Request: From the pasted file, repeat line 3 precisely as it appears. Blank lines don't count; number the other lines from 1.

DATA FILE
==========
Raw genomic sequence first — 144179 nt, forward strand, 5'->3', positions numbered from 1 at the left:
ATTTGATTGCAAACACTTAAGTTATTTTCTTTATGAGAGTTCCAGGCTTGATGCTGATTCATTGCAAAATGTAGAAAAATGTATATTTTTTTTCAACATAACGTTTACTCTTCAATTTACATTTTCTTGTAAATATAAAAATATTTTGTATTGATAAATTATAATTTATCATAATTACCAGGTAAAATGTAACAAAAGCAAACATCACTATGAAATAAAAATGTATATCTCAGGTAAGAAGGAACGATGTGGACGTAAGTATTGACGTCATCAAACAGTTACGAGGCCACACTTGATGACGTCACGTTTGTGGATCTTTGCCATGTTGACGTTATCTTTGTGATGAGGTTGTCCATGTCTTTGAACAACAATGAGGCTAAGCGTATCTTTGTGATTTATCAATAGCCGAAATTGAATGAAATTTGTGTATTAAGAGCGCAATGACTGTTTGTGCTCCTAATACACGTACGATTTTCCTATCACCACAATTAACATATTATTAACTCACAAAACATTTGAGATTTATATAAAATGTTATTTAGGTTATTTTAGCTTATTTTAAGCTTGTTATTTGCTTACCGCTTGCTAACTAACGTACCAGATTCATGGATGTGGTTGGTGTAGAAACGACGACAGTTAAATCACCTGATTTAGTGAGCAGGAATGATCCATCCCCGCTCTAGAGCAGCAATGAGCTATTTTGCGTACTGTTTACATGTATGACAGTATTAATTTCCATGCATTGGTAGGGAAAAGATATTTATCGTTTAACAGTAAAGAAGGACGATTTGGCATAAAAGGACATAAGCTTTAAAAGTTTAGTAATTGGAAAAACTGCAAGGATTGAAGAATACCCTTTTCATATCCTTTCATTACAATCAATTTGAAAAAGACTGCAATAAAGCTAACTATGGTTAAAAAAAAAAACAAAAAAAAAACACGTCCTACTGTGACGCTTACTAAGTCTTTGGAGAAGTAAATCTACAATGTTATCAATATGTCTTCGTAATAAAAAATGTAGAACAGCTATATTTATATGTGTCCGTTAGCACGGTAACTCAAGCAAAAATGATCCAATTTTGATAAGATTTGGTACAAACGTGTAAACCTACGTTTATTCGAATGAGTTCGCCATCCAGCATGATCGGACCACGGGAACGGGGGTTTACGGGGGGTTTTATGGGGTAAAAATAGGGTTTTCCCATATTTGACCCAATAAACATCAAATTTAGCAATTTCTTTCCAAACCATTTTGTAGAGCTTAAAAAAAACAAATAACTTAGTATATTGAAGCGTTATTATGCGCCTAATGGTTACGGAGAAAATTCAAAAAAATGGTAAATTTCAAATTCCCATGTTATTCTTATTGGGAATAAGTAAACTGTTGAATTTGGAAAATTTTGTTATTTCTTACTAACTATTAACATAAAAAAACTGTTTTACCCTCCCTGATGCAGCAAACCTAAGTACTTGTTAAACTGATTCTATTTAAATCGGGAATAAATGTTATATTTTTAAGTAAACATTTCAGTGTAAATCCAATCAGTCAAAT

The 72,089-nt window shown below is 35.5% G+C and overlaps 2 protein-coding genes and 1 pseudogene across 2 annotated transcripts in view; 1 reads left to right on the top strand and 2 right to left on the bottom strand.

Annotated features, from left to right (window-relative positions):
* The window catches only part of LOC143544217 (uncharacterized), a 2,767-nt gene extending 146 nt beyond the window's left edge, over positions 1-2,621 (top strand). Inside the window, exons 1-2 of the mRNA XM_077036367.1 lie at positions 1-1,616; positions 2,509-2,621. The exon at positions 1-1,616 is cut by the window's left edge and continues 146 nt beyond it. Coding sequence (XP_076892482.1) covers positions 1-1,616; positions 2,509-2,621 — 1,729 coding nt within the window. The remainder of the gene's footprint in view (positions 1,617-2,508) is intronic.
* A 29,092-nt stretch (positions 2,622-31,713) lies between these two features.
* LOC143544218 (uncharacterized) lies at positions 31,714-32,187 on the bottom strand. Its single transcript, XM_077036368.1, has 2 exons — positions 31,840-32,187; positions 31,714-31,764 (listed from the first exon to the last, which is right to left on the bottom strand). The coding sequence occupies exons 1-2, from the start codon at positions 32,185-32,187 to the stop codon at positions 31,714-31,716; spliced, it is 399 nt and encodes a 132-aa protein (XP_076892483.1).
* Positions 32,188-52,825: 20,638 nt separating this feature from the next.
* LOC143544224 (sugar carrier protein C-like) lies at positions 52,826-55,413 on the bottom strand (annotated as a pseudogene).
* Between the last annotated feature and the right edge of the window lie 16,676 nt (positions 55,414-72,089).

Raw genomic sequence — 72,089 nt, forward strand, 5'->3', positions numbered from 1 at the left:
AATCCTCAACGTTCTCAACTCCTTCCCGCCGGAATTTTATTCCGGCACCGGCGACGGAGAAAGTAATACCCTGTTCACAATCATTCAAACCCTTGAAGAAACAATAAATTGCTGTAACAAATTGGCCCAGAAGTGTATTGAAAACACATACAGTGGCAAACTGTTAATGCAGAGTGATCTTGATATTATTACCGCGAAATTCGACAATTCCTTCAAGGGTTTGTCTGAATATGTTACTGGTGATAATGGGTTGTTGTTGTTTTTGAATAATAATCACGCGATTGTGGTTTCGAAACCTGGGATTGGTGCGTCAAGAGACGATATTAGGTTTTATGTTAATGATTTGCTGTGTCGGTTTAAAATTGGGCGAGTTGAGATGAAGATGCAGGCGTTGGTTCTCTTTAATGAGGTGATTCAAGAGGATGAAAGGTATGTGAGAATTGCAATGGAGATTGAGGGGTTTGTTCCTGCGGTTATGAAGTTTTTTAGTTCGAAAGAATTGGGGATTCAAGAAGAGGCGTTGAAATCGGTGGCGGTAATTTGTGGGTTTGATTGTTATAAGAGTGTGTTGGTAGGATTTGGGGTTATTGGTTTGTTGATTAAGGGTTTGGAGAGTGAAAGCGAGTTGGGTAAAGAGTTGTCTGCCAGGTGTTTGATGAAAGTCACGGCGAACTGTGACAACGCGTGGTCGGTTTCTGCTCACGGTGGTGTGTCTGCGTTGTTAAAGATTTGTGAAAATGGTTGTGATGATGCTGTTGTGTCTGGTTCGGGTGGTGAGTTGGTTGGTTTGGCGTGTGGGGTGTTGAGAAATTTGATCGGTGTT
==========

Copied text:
The 72,089-nt window shown below is 35.5% G+C and overlaps 2 protein-coding genes and 1 pseudogene across 2 annotated transcripts in view; 1 reads left to right on the top strand and 2 right to left on the bottom strand.